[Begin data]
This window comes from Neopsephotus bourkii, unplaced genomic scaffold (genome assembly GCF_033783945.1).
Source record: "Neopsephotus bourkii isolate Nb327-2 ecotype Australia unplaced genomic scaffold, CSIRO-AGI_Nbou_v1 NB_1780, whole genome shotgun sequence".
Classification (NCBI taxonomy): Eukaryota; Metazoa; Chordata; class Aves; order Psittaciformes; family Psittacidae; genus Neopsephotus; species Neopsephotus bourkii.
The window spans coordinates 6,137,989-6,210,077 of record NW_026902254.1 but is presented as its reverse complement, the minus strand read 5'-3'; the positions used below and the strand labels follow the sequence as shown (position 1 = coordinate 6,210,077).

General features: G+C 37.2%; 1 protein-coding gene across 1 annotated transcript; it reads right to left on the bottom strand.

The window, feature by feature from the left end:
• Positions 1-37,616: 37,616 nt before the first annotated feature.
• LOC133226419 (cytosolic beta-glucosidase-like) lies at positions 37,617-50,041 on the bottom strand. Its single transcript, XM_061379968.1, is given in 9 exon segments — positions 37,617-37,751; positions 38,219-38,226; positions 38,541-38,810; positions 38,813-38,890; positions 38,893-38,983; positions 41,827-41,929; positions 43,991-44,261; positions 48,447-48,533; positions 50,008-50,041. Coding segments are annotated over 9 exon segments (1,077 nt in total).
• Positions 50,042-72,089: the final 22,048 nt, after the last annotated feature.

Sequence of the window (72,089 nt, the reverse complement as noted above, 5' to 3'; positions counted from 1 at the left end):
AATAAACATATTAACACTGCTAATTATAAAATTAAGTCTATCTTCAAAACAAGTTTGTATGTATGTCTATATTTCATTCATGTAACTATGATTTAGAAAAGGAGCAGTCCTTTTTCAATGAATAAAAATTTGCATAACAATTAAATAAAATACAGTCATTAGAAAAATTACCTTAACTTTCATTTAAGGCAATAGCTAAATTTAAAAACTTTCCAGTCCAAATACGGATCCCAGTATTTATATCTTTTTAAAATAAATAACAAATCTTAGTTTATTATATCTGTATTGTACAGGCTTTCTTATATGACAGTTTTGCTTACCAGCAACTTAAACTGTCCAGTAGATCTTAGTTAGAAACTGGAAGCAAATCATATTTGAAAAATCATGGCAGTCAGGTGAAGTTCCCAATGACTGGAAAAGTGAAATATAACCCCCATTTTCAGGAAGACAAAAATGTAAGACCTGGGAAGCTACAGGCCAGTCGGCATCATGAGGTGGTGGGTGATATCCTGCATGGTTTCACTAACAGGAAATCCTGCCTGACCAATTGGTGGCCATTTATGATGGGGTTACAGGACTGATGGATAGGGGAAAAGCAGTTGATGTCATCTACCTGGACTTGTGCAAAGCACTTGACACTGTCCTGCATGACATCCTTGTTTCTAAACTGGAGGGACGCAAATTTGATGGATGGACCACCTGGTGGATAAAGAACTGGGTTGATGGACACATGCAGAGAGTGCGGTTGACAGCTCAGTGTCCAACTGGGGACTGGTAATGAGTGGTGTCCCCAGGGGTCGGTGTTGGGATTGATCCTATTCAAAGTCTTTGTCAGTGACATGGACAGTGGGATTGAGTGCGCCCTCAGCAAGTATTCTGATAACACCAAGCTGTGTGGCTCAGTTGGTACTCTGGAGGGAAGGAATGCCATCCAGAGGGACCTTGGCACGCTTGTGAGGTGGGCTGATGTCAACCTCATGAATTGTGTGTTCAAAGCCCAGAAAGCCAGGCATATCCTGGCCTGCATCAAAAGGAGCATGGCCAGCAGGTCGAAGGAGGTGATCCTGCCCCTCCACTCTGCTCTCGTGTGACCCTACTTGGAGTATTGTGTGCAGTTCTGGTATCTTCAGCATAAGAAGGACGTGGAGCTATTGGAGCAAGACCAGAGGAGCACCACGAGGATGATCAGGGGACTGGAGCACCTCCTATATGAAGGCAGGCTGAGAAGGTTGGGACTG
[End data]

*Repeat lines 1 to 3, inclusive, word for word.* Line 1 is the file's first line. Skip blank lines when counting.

This window comes from Neopsephotus bourkii, unplaced genomic scaffold (genome assembly GCF_033783945.1).
Source record: "Neopsephotus bourkii isolate Nb327-2 ecotype Australia unplaced genomic scaffold, CSIRO-AGI_Nbou_v1 NB_1780, whole genome shotgun sequence".
Classification (NCBI taxonomy): Eukaryota; Metazoa; Chordata; class Aves; order Psittaciformes; family Psittacidae; genus Neopsephotus; species Neopsephotus bourkii.